Fast forward 70+ years, and in this article I see and hear many important elements of a good education. When I first came to work in the USA in the 1960s, I was fascinated by High School Marching Bands and the pride schools and students had in these activities.

Peter Burgess
A broke marching band parades on Capitol Hill to practice. Magic ensues.

The mostly low-income kids in the Eastern High School Marching Band are beloved by the mostly affluent D.C. homeowners who witness their practices

Written by Lizzie Johnson ... Lizzie Johnson is an enterprise reporter at The Washington Post and the author of 'Paradise: One Town's Struggle to Survive an American Wildfire.'

October 8, 2022 at 7:00 a.m. EDT

Eastern High School band director James Perry, right, gives direction to the students as they march through Capitol Hill neighborhood to prepare for homecoming and the 100th anniversary of the school. Eastern High School band director James Perry, right, gives direction to the students as they march through Capitol Hill neighborhood to prepare for homecoming and the 100th anniversary of the school. (Katherine Frey/The Washington Post)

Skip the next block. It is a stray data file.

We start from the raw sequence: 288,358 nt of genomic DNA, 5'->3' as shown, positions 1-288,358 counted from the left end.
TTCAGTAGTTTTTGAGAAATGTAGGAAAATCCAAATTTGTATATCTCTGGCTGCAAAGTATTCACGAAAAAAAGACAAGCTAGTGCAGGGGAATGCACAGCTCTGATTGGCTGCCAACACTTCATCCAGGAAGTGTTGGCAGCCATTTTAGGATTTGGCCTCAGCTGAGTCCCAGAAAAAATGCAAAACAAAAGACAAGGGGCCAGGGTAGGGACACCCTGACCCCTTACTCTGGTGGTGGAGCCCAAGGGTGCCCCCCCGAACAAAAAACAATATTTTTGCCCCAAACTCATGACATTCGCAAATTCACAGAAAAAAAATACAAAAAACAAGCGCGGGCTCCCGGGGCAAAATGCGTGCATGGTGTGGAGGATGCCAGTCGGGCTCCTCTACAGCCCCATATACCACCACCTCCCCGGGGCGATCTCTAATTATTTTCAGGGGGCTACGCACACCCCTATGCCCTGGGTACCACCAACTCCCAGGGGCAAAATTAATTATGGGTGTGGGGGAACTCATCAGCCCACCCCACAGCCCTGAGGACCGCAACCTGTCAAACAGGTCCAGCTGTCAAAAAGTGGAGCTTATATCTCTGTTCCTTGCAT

Rush hour traffic slammed to a halt as the high school band director walked backward into the busy Capitol Hill intersection, followed by a line of teens gripping trombones, trumpets, french horns and flutes. The thunk-thunk-thunk of bass drums reverberated in the damp October air.

“Straight ahead, band, you got to be lookin’ straight ahead,” James Perry, director of the Eastern High School Marching Band, shouted at the students through his megaphone.

“Hey, hey, hey, hey!” they chanted back.